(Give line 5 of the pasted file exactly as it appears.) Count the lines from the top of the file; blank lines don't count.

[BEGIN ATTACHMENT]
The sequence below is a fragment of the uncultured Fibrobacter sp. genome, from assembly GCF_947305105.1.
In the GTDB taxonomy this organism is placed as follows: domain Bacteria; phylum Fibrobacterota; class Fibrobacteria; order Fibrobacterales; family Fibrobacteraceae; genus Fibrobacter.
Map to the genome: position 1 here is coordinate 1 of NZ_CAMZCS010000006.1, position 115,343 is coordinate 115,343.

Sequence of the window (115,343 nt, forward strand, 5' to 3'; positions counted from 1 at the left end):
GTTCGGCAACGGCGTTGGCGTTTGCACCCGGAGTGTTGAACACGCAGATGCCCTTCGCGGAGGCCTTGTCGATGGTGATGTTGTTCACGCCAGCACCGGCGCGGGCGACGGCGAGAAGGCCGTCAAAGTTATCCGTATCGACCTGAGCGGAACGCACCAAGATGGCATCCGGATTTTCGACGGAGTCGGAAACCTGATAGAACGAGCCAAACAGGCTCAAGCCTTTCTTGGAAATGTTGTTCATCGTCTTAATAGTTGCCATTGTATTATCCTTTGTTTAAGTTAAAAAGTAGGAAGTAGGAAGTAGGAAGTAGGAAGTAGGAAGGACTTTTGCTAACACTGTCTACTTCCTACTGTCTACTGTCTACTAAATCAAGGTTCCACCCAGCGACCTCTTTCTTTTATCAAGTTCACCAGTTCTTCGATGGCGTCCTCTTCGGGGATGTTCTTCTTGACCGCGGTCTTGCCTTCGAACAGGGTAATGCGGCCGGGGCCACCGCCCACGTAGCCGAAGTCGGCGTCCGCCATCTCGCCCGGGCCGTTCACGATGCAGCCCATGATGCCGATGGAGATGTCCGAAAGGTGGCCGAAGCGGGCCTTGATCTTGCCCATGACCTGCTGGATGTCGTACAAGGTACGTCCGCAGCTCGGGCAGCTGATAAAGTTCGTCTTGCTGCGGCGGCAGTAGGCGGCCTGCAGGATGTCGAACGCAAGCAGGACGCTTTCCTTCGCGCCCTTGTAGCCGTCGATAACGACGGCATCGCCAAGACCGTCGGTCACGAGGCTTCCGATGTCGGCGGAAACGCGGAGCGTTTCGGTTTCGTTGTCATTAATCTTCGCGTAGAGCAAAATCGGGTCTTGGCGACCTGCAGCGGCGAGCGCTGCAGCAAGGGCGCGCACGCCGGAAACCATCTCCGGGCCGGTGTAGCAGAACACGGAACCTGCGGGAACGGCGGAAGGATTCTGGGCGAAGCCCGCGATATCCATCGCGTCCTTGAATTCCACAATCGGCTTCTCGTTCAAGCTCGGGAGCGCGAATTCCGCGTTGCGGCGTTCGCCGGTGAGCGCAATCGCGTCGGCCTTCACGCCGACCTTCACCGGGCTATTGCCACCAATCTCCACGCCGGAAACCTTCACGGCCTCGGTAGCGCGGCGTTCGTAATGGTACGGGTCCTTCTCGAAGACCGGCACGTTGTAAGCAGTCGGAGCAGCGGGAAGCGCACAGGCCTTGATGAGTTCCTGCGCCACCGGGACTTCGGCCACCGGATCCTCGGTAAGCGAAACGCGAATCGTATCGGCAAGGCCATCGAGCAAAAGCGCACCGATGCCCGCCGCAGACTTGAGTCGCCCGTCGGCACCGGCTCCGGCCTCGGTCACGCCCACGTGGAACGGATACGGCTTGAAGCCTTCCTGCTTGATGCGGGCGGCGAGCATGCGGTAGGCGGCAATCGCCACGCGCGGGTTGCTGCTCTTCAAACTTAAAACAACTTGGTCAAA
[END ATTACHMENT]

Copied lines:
GTTCGGCAACGGCGTTGGCGTTTGCACCCGGAGTGTTGAACACGCAGATGCCCTTCGCGGAGGCCTTGTCGATGGTGATGTTGTTCACGCCAGCACCGGCGCGGGCGACGGCGAGAAGGCCGTCAAAGTTATCCGTATCGACCTGAGCGGAACGCACCAAGATGGCATCCGGATTTTCGACGGAGTCGGAAACCTGATAGAACGAGCCAAACAGGCTCAAGCCTTTCTTGGAAATGTTGTTCATCGTCTTAATAGTTGCCATTGTATTATCCTTTGTTTAAGTTAAAAAGTAGGAAGTAGGAAGTAGGAAGTAGGAAGTAGGAAGGACTTTTGCTAACACTGTCTACTTCCTACTGTCTACTGTCTACTAAATCAAGGTTCCACCCAGCGACCTCTTTCTTTTATCAAGTTCACCAGTTCTTCGATGGCGTCCTCTTCGGGGATGTTCTTCTTGACCGCGGTCTTGCCTTCGAACAGGGTAATGCGGCCGGGGCCACCGCCCACGTAGCCGAAGTCGGCGTCCGCCATCTCGCCCGGGCCGTTCACGATGCAGCCCATGATGCCGATGGAGATGTCCGAAAGGTGGCCGAAGCGGGCCTTGATCTTGCCCATGACCTGCTGGATGTCGTACAAGGTACGTCCGCAGCTCGGGCAGCTGATAAAGTTCGTCTTGCTGCGGCGGCAGTAGGCGGCCTGCAGGATGTCGAACGCAAGCAGGACGCTTTCCTTCGCGCCCTTGTAGCCGTCGATAACGACGGCATCGCCAAGACCGTCGGTCACGAGGCTTCCGATGTCGGCGGAAACGCGGAGCGTTTCGGTTTCGTTGTCATTAATCTTCGCGTAGAGCAAAATCGGGTCTTGGCGACCTGCAGCGGCGAGCGCTGCAGCAAGGGCGCGCACGCCGGAAACCATCTCCGGGCCGGTGTAGCAGAACACGGAACCTGCGGGAACGGCGGAAGGATTCTGGGCGAAGCCCGCGATATCCATCGCGTCCTTGAATTCCACAATCGGCTTCTCGTTCAAGCTCGGGAGCGCGAATTCCGCGTTGCGGCGTTCGCCGGTGAGCGCAATCGCGTCGGCCTTCACGCCGACCTTCACCGGGCTATTGCCACCAATCTCCACGCCGGAAACCTTCACGGCCTCGGTAGCGCGGCGTTCGTAATGGTACGGGTCCTTCTCGAAGACCGGCACGTTGTAAGCAGTCGGAGCAGCGGGAAGCGCACAGGCCTTGATGAGTTCCTGCGCCACCGGGACTTCGGCCACCGGATCCTCGGTAAGCGAAACGCGAATCGTATCGGCAAGGCCATCGAGCAAAAGCGCACCGATGCCCGCCGCAGACTTGAGTCGCCCGTCGGCACCGGCTCCGGCCTCGGTCACGCCCACGTGGAACGGATACGGCTTGAAGCCTTCCTGCTTGATGCGGGCGGCGAGCATGCGGTAGGCGGCAATCGCCACGCGCGGGTTGCTGCTCTTCAAACTTAAAACAACTTGGTCAAA